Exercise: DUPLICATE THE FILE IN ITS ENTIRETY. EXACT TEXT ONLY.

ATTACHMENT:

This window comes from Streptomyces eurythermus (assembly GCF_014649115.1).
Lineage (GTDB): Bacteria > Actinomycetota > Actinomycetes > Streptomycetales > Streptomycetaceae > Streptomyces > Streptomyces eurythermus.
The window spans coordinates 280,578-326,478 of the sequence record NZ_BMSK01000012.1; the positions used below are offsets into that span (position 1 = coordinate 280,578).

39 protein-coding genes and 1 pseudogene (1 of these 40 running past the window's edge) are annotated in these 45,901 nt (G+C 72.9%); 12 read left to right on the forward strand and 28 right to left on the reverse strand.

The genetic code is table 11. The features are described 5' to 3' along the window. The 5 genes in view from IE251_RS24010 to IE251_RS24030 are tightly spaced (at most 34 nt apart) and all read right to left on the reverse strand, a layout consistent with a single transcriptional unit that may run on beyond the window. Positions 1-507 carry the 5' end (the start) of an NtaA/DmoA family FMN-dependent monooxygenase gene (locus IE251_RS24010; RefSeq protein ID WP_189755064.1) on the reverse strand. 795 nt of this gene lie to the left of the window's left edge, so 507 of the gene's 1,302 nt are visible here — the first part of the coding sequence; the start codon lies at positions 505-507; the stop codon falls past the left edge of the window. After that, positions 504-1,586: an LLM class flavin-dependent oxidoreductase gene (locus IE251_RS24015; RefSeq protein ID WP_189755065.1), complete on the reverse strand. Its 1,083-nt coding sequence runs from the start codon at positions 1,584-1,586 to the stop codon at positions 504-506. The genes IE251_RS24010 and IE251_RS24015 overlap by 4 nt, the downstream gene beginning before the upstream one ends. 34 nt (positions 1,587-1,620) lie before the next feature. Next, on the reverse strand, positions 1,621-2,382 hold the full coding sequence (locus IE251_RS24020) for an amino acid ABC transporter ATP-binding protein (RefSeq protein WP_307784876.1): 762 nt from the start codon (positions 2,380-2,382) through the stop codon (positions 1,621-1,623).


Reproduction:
This window comes from Streptomyces eurythermus (assembly GCF_014649115.1).
Lineage (GTDB): Bacteria > Actinomycetota > Actinomycetes > Streptomycetales > Streptomycetaceae > Streptomyces > Streptomyces eurythermus.
The window spans coordinates 280,578-326,478 of the sequence record NZ_BMSK01000012.1; the positions used below are offsets into that span (position 1 = coordinate 280,578).

39 protein-coding genes and 1 pseudogene (1 of these 40 running past the window's edge) are annotated in these 45,901 nt (G+C 72.9%); 12 read left to right on the forward strand and 28 right to left on the reverse strand.

The genetic code is table 11. The features are described 5' to 3' along the window. The 5 genes in view from IE251_RS24010 to IE251_RS24030 are tightly spaced (at most 34 nt apart) and all read right to left on the reverse strand, a layout consistent with a single transcriptional unit that may run on beyond the window. Positions 1-507 carry the 5' end (the start) of an NtaA/DmoA family FMN-dependent monooxygenase gene (locus IE251_RS24010; RefSeq protein ID WP_189755064.1) on the reverse strand. 795 nt of this gene lie to the left of the window's left edge, so 507 of the gene's 1,302 nt are visible here — the first part of the coding sequence; the start codon lies at positions 505-507; the stop codon falls past the left edge of the window. After that, positions 504-1,586: an LLM class flavin-dependent oxidoreductase gene (locus IE251_RS24015; RefSeq protein ID WP_189755065.1), complete on the reverse strand. Its 1,083-nt coding sequence runs from the start codon at positions 1,584-1,586 to the stop codon at positions 504-506. The genes IE251_RS24010 and IE251_RS24015 overlap by 4 nt, the downstream gene beginning before the upstream one ends. 34 nt (positions 1,587-1,620) lie before the next feature. Next, on the reverse strand, positions 1,621-2,382 hold the full coding sequence (locus IE251_RS24020) for an amino acid ABC transporter ATP-binding protein (RefSeq protein WP_307784876.1): 762 nt from the start codon (positions 2,380-2,382) through the stop codon (positions 1,621-1,623).